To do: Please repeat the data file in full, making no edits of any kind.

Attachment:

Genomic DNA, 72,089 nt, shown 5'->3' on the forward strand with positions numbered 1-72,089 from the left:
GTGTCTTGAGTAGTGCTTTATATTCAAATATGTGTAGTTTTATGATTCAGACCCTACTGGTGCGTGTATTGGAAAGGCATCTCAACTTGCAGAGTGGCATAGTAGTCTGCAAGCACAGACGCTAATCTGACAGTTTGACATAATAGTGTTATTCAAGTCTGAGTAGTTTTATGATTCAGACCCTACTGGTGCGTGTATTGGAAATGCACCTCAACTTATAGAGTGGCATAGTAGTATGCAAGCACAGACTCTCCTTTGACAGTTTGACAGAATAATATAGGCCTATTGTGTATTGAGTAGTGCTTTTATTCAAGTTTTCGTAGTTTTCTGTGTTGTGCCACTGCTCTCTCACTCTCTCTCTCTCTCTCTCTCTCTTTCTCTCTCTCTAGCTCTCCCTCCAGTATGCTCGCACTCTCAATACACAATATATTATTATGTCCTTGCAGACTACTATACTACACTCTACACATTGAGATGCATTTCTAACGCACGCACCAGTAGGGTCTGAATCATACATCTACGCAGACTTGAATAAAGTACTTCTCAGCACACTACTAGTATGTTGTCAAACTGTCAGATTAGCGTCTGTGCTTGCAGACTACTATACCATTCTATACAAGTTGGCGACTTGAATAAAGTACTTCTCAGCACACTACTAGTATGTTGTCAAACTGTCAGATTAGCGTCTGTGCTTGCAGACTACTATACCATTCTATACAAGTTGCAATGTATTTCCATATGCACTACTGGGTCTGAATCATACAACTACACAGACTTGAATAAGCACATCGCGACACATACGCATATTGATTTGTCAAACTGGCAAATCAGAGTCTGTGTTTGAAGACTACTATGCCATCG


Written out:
Genomic DNA, 72,089 nt, shown 5'->3' on the forward strand with positions numbered 1-72,089 from the left:
GTGTCTTGAGTAGTGCTTTATATTCAAATATGTGTAGTTTTATGATTCAGACCCTACTGGTGCGTGTATTGGAAAGGCATCTCAACTTGCAGAGTGGCATAGTAGTCTGCAAGCACAGACGCTAATCTGACAGTTTGACATAATAGTGTTATTCAAGTCTGAGTAGTTTTATGATTCAGACCCTACTGGTGCGTGTATTGGAAATGCACCTCAACTTATAGAGTGGCATAGTAGTATGCAAGCACAGACTCTCCTTTGACAGTTTGACAGAATAATATAGGCCTATTGTGTATTGAGTAGTGCTTTTATTCAAGTTTTCGTAGTTTTCTGTGTTGTGCCACTGCTCTCTCACTCTCTCTCTCTCTCTCTCTCTCTTTCTCTCTCTCTAGCTCTCCCTCCAGTATGCTCGCACTCTCAATACACAATATATTATTATGTCCTTGCAGACTACTATACTACACTCTACACATTGAGATGCATTTCTAACGCACGCACCAGTAGGGTCTGAATCATACATCTACGCAGACTTGAATAAAGTACTTCTCAGCACACTACTAGTATGTTGTCAAACTGTCAGATTAGCGTCTGTGCTTGCAGACTACTATACCATTCTATACAAGTTGGCGACTTGAATAAAGTACTTCTCAGCACACTACTAGTATGTTGTCAAACTGTCAGATTAGCGTCTGTGCTTGCAGACTACTATACCATTCTATACAAGTTGCAATGTATTTCCATATGCACTACTGGGTCTGAATCATACAACTACACAGACTTGAATAAGCACATCGCGACACATACGCATATTGATTTGTCAAACTGGCAAATCAGAGTCTGTGTTTGAAGACTACTATGCCATCG